convert an image to bitmap
Photo courtesy of Ian Pullen

In the real world, chalkboards rarely have detailed images on them, but we're not in the real world right now. So, let's look at how we can add photos that have a bit of a chalky appearance.

First, you'll need to select an image to use. Ideally find something with a simple subject (the example uses a self-portrait) that doesn't include a lot of intricate detail. Open your photo and if it is in color, go to Image > Mode > Grayscale to desaturate it. This technique works best with images that have strong contrast, so you may want to tweak it a little. An easy way to do this is to go to Image > Adjustments > Brightness/Contrast and increase both sliders.

For the next step, go to Image > Mode > Bitmap and set Output to 72 DPI. In the Method set Use to 50% Threshold. If you don't like the way the image looks, you can go to Edit > Undo and try tweaking the brightness and contrast. Then, try converting to a bitmap again. It is possible that some images will never convert as well as you like using this method, so be prepared to select a different image if that is the case.

Assuming that the bitmap conversion has gone ok, you should go to Image > Mode > Grayscale, leaving the Size Ratio set to one, before you can continue to the next step.

05
of 06

Add the Image to Your Chalkboard

adding the image to the chalkboard
Photo courtesy of Ian Pullen

To add your image to the chalkboard, click on it and drag it onto the chalkboard window. If you have Photoshop set up to open your files in a single window, just right click on the tab of the image and select Move to New Window. You can then drag it across as described.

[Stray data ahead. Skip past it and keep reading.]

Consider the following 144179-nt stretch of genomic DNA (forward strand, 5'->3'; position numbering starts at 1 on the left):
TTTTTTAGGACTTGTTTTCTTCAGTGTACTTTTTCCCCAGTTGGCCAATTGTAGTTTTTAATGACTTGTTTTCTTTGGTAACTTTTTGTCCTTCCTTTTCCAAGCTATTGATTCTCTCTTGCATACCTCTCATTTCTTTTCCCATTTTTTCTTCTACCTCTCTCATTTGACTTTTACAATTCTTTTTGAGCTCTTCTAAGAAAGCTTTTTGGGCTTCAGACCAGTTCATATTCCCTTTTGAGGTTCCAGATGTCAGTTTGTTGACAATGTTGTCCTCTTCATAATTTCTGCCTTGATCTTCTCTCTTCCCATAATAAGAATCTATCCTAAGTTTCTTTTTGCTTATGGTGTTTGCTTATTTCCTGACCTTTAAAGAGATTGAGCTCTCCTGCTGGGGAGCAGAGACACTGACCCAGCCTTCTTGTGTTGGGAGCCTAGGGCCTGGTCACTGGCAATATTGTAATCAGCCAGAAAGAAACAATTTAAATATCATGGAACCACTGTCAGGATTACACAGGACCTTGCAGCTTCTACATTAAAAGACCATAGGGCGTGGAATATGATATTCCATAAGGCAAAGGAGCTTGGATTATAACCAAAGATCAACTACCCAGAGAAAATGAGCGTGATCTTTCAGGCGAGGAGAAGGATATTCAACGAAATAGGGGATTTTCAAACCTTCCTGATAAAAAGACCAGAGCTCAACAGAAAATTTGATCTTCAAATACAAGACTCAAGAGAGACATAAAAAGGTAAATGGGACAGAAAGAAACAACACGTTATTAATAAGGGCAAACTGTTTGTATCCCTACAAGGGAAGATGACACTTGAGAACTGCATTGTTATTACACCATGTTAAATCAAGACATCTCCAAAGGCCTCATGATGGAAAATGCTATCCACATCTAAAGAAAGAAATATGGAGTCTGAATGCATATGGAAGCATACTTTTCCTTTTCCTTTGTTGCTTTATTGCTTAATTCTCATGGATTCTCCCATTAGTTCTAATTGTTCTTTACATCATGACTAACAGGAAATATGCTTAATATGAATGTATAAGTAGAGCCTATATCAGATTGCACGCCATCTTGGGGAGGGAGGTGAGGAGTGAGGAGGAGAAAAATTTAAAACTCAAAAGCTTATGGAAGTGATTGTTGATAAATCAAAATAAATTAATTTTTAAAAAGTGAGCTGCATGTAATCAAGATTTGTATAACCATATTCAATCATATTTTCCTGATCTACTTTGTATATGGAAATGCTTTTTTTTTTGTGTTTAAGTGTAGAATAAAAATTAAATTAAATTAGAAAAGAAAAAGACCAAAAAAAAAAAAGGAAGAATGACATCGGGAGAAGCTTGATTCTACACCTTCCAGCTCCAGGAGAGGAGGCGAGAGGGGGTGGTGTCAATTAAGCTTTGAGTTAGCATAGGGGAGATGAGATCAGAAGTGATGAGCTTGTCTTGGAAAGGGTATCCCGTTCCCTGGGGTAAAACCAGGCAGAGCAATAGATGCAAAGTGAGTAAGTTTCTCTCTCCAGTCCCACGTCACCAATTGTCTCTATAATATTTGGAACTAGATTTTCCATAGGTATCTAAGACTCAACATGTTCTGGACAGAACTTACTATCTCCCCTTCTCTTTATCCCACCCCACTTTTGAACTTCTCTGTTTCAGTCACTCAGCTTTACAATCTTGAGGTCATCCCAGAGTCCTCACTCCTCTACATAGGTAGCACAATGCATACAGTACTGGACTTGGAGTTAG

If the image is too large, go to Edit > Transform > Scale and then use the grab handles to reduce the size of the image as required. You can hold down the Shift key while dragging to keep the image proportions unchanged. Double click the image or hit the Return key when the size is correct.

06
of 06

Add a Mask and Adjust the Blending Mode

add a mask and adjust blend mode
Photo courtesy of Ian Pullen

In this last step, the key is to make the image look a more as if it has been drawn on a chalkboard.

The first problem with the image is that the black areas don't match the chalkboard itself, so you'll need to hide these areas.

Select the Magic Wand tool (the fourth tool down in the toolbox) and click on a white area of the image. Then go to Layer > Layer Mask > Reveal Selection and you should see that the black areas disappear from view. In the Layers palette, there will now be two icons on the image layer. Click on the left hand icon and then change the Blending Mode drop down menu at the top of the Layers palette from Normal to Overlay.

You'll see that the texture of the chalkboard now shows through the image making it look more natural. In this case, it also made it a little pale, so if that happens, go to Layer > Duplicate Layer to add a copy on top which made the white a bit richer. This still keeps the chalkboard texture visible.

That's all there is to this technique and you can easily adapt it by using different fonts and also other decorative elements, like frames and swatches.